Over the course of the late ’80s and 1990s, card buyers kept taking in cards, and the shopkeepers were the sellers. Now any shopkeeper who made a sale and refused to replenish that inventory probably made out quite well. But those who thought the boom would last forever likely got their ass handed to them as they re-invested the profits on their card sales in more inventory. This inventory became more worthless as time went on and became increasingly difficult to sell to card buyers amidst waning public interest. Let’s put this in perspective. Upper Deck cards were the hottest thing around in 1989-1991, with Ken Griffey, Jr. cards (now what a disappointment he turned out to be, remember all of the hype?) commanding hundreds of dollars. Today, we cannot even sell a sealed, mint SET of the cards from those years for 49 cents. (A reader has asked for clarification on this. Yes, the year that the Griffey, Jr. rookie card came out, 1989, the Upper Deck set sold for about $70.00. We’ve attempted to sell a new, sealed, untouched set from 1990 at 49 cents and received no bids, not to mention our failed attempts at selling Donruss and Fleer mint, unopened sets to no avail.

Whatever the case, we’re certain that you all remember that the Griffey card alone was valued in the hundreds in its prime. And now the entire set is only worth $70? On a good day? What happened? Why is no one addressing this?) The word depreciation doesn’t fit this scenario; it’s more like a momentous dive.
Continue reading “Baseball Card Realities…”

Delusions Vs. Realities

Every year, I still buy two or three packs just for the heck of it, just to see who I get,” says Dave Kelly, 51, a Library of Congress reference librarian who specializes in sports and recreation.”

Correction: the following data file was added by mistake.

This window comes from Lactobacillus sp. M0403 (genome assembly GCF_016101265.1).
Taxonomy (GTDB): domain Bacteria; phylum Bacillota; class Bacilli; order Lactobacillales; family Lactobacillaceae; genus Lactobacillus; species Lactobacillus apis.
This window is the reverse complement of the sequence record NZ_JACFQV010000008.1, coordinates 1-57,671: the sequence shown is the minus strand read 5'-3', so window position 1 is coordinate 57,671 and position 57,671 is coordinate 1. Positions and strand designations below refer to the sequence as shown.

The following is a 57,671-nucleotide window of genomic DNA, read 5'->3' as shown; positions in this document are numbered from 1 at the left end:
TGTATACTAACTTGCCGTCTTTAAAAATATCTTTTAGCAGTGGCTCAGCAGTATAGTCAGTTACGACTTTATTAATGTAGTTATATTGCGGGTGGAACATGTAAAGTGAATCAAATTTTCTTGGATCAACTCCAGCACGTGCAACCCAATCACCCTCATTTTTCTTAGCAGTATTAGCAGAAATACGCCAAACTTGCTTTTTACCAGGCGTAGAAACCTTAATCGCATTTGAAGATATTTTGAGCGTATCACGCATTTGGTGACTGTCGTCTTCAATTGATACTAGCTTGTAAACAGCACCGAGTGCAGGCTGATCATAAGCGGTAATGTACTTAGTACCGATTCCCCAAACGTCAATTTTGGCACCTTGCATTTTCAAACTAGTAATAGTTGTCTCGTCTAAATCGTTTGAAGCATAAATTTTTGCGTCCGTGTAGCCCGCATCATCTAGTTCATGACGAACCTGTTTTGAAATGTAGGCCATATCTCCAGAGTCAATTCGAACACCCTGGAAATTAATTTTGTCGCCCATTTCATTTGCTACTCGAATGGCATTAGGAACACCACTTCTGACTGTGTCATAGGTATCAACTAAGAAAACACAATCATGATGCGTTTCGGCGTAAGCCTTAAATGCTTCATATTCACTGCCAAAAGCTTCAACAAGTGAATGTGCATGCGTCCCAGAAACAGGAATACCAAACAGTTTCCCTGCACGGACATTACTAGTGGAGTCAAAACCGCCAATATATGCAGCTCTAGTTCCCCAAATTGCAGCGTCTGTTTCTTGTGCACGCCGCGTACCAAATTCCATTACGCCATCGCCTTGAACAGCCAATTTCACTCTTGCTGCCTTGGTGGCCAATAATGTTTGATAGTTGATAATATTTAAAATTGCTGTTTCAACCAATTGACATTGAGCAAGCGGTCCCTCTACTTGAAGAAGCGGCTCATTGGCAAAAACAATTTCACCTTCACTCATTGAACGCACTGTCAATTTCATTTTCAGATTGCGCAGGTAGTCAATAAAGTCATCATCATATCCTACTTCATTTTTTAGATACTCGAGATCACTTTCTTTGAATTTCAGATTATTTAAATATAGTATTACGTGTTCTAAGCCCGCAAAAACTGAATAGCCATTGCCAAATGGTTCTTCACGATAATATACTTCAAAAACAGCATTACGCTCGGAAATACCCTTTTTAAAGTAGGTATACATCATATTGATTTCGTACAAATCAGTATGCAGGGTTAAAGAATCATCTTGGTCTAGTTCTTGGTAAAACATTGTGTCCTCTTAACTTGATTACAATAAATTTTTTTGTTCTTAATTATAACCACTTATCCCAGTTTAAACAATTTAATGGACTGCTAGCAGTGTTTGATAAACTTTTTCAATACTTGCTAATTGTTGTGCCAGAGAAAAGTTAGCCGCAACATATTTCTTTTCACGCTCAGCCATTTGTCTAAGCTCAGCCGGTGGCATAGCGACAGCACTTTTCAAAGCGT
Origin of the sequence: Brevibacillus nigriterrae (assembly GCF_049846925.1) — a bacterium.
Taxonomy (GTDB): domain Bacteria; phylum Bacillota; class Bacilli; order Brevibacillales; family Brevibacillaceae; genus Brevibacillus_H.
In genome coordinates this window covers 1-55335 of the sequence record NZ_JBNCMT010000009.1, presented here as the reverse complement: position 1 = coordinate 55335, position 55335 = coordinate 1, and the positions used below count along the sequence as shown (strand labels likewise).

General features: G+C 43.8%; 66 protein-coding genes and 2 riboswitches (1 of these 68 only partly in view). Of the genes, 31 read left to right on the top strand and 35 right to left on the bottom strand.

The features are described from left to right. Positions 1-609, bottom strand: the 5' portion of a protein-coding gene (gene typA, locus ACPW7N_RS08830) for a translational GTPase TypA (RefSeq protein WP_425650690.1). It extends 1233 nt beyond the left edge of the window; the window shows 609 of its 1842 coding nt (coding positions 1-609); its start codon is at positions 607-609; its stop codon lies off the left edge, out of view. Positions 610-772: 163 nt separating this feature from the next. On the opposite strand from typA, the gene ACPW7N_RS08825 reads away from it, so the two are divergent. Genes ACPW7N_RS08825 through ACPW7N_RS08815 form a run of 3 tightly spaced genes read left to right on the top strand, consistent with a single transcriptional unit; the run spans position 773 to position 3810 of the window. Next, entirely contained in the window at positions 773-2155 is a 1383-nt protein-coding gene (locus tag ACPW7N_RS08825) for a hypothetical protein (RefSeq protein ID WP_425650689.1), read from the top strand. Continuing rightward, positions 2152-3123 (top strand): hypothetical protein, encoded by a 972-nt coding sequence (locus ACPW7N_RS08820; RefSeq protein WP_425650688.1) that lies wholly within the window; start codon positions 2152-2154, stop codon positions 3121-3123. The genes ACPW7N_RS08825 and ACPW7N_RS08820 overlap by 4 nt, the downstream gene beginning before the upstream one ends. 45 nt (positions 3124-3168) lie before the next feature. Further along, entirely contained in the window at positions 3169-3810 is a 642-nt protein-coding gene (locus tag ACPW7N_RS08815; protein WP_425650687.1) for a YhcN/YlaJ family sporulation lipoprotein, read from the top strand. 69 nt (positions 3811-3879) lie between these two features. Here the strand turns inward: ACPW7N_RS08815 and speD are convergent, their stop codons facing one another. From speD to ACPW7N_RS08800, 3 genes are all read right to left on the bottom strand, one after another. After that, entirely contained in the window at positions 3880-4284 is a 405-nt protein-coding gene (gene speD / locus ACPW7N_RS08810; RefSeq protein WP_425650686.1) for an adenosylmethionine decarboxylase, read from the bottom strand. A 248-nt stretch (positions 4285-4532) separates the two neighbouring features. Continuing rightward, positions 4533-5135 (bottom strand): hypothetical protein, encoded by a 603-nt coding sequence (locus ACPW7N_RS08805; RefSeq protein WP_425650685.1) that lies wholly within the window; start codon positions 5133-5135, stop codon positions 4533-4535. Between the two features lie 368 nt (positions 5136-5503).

“I still collect them like I did when I was 10,” says Baltimore Orioles pitcher Alan Mills, 34. “It could be going to the 7-Eleven, getting some apple juice and picking up some cards.”

“He’s still mad at me. He thinks I threw away his baseball cards,” says one exasperated mom. ” ‘They’d be worth millions now.’ I’m quoting him: ‘Millions now.'”

“Just as timeless is the equally irresistible urge for America’s mothers to toss ’em, or so we claim. Moms are the ultimate scapegoats for the lost treasures of our youth.” Says Mike Dodd in USA Today, 3/27/01
Continue reading “Delusions Vs. Realities”

Baseball Card Death

Any male that grew up in the late 1980s – early 1990s knows all about the phenomenon known as “Baseball Card Death.” The problem is, he doesn’t know that he knows this. And who can blame one’s selective memory loss here? Think of the large percentage of your disposable income that you blew on baseball cards, which likely have little utility for you right now as they sit in your basement amongst the spiders, centipedes, and mice. Do you really want to be reminded of the colossal investment mistakes you made? Well, we will play the role of Alanis Morrisette, “and I’m here to remind you…”

In the early 1990s, baseball cards were better than money, better than gold, Hell, they were supposed to pay for college tuitions because they were such a solid investment. As everyone knows, but few can bear to admit, nothing could have been further from the awful truth. We’ve scoured the Net for articles or postings… basically anything we could find with a negative slant on baseball cards. We can’t find anything! People seem very keen on talking about their successes, and we all know that back in the day everyone was talking about how much everything they owned was worth. But did anyone recall cash in on their baseball card riches? Did anyone bail at the right time and actually pay for their tuition, buy a second home, or re-invest in the stock market? Our instincts tell us the answer is, for the most part, “no.”
Continue reading “Baseball Card Death”